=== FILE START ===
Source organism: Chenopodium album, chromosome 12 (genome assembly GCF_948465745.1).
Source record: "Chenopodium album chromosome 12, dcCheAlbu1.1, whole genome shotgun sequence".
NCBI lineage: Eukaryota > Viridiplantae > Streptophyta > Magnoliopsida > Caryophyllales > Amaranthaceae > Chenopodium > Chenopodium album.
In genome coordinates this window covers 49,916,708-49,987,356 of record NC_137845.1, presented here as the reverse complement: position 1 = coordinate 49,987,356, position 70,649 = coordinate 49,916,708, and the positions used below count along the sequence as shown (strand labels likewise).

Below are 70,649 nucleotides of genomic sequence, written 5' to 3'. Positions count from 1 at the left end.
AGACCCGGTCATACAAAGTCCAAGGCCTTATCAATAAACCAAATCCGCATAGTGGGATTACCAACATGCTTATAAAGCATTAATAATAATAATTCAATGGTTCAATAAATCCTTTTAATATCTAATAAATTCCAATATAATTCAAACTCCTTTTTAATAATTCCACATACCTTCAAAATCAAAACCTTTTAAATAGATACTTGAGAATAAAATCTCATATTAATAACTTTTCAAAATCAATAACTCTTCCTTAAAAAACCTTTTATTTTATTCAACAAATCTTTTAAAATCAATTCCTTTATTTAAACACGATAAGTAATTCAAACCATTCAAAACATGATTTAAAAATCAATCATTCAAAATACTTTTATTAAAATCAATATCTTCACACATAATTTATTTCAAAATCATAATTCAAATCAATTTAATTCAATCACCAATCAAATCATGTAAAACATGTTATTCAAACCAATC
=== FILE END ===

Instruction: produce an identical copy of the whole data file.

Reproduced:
Source organism: Chenopodium album, chromosome 12 (genome assembly GCF_948465745.1).
Source record: "Chenopodium album chromosome 12, dcCheAlbu1.1, whole genome shotgun sequence".
NCBI lineage: Eukaryota > Viridiplantae > Streptophyta > Magnoliopsida > Caryophyllales > Amaranthaceae > Chenopodium > Chenopodium album.
In genome coordinates this window covers 49,916,708-49,987,356 of record NC_137845.1, presented here as the reverse complement: position 1 = coordinate 49,987,356, position 70,649 = coordinate 49,916,708, and the positions used below count along the sequence as shown (strand labels likewise).

Below are 70,649 nucleotides of genomic sequence, written 5' to 3'. Positions count from 1 at the left end.
AGACCCGGTCATACAAAGTCCAAGGCCTTATCAATAAACCAAATCCGCATAGTGGGATTACCAACATGCTTATAAAGCATTAATAATAATAATTCAATGGTTCAATAAATCCTTTTAATATCTAATAAATTCCAATATAATTCAAACTCCTTTTTAATAATTCCACATACCTTCAAAATCAAAACCTTTTAAATAGATACTTGAGAATAAAATCTCATATTAATAACTTTTCAAAATCAATAACTCTTCCTTAAAAAACCTTTTATTTTATTCAACAAATCTTTTAAAATCAATTCCTTTATTTAAACACGATAAGTAATTCAAACCATTCAAAACATGATTTAAAAATCAATCATTCAAAATACTTTTATTAAAATCAATATCTTCACACATAATTTATTTCAAAATCATAATTCAAATCAATTTAATTCAATCACCAATCAAATCATGTAAAACATGTTATTCAAACCAATC